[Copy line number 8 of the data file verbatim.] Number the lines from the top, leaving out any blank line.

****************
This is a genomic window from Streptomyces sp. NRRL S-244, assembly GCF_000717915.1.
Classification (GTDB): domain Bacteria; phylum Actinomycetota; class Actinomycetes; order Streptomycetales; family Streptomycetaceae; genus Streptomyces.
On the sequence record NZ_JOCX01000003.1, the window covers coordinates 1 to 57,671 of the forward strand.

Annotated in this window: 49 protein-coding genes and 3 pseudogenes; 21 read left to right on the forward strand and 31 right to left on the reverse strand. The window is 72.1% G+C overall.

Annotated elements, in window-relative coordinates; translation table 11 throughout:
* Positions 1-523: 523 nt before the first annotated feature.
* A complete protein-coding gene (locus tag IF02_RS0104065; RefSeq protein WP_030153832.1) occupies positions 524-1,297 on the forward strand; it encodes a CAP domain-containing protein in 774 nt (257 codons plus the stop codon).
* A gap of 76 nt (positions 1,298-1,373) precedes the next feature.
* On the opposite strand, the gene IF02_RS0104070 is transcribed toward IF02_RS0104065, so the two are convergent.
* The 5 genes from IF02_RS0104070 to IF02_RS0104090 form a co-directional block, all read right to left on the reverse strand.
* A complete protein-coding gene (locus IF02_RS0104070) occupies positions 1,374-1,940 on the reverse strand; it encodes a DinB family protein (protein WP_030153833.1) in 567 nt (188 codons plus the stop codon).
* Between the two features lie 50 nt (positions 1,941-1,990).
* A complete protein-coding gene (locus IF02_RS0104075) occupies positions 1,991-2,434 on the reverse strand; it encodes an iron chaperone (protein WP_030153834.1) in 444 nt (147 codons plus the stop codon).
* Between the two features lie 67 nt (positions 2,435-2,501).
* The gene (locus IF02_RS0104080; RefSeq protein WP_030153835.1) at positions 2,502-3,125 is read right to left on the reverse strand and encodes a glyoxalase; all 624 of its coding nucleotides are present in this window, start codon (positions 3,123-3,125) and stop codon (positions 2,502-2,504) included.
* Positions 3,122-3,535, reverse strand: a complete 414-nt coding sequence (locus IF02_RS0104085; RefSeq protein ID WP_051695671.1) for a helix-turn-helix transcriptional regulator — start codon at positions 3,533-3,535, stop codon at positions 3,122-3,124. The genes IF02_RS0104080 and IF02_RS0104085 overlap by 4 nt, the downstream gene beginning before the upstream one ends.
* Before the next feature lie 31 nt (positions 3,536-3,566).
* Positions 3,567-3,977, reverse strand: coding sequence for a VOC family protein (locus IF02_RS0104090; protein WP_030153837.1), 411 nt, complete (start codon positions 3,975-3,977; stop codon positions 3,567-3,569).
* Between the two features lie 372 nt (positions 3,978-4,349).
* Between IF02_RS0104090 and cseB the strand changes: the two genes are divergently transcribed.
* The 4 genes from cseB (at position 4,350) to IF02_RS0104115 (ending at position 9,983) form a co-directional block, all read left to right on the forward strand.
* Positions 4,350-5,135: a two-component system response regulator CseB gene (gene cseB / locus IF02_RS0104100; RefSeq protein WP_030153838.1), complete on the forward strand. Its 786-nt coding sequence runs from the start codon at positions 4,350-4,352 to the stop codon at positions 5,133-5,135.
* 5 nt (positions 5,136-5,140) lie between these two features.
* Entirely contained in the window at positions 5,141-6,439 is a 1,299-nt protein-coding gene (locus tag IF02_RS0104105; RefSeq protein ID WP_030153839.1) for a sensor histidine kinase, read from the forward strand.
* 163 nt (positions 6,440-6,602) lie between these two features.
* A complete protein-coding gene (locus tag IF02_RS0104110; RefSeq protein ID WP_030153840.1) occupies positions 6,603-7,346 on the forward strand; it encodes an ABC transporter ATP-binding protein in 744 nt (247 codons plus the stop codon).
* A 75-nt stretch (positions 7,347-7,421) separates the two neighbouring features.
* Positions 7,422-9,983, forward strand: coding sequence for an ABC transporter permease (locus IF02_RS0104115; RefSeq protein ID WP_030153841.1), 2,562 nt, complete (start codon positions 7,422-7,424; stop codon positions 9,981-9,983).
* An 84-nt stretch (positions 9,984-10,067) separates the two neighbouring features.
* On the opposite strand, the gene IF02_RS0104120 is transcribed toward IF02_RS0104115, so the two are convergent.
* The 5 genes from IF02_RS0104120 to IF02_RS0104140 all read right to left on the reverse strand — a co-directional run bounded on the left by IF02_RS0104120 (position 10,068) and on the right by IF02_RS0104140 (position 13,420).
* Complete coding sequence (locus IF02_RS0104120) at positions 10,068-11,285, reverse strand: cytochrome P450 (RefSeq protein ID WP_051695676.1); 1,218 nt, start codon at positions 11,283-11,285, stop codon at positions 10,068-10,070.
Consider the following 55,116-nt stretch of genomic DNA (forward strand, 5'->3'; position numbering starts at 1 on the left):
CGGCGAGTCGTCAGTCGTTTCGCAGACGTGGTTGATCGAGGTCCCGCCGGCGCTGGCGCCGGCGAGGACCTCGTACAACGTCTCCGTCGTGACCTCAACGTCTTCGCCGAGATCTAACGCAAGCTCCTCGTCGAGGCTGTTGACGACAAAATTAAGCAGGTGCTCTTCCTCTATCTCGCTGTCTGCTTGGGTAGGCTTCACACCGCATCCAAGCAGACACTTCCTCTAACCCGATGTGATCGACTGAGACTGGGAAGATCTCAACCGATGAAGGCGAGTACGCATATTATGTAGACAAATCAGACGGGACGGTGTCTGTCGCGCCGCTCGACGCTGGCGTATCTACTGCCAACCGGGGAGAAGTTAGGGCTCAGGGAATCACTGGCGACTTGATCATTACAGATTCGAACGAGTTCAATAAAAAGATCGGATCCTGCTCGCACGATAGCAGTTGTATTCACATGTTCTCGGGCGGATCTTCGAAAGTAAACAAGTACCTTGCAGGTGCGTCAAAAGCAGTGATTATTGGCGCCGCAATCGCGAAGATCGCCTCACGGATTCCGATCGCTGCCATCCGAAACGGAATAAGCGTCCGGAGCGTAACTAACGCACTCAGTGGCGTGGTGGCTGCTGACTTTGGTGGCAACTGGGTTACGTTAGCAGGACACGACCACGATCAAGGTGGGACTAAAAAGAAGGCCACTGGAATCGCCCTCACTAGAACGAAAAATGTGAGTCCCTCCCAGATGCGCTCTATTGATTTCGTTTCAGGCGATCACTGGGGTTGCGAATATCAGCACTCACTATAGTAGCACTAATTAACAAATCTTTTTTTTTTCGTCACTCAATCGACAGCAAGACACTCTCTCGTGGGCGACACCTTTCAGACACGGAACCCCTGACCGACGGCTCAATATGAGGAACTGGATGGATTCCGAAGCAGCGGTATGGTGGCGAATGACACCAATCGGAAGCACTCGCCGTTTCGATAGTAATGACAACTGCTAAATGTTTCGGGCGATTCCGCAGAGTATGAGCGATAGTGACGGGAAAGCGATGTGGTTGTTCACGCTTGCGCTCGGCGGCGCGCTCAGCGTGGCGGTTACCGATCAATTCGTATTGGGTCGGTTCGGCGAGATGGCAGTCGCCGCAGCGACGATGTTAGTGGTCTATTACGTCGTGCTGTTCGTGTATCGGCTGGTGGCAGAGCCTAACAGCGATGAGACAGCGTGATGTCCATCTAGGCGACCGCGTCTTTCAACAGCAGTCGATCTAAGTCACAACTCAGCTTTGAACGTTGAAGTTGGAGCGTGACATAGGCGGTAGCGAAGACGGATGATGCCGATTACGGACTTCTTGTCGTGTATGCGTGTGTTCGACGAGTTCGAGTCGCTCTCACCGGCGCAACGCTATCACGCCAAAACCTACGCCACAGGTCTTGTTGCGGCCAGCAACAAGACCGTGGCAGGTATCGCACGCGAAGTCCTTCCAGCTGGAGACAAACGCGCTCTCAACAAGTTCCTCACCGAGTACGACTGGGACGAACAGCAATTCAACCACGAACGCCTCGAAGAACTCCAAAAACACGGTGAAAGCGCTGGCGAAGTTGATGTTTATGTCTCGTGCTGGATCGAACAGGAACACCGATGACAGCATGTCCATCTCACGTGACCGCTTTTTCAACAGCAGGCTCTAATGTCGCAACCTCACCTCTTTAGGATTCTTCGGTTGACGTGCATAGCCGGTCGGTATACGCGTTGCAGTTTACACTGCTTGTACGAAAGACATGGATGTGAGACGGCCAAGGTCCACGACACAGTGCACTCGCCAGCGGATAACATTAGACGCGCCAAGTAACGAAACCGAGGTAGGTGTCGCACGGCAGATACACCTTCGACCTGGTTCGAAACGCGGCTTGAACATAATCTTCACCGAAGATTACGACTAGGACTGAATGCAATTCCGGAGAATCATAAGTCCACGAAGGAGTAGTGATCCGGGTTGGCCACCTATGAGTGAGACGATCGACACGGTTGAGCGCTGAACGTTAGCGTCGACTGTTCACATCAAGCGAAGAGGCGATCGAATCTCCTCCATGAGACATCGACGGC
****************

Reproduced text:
* A gap of 76 nt (positions 1,298-1,373) precedes the next feature.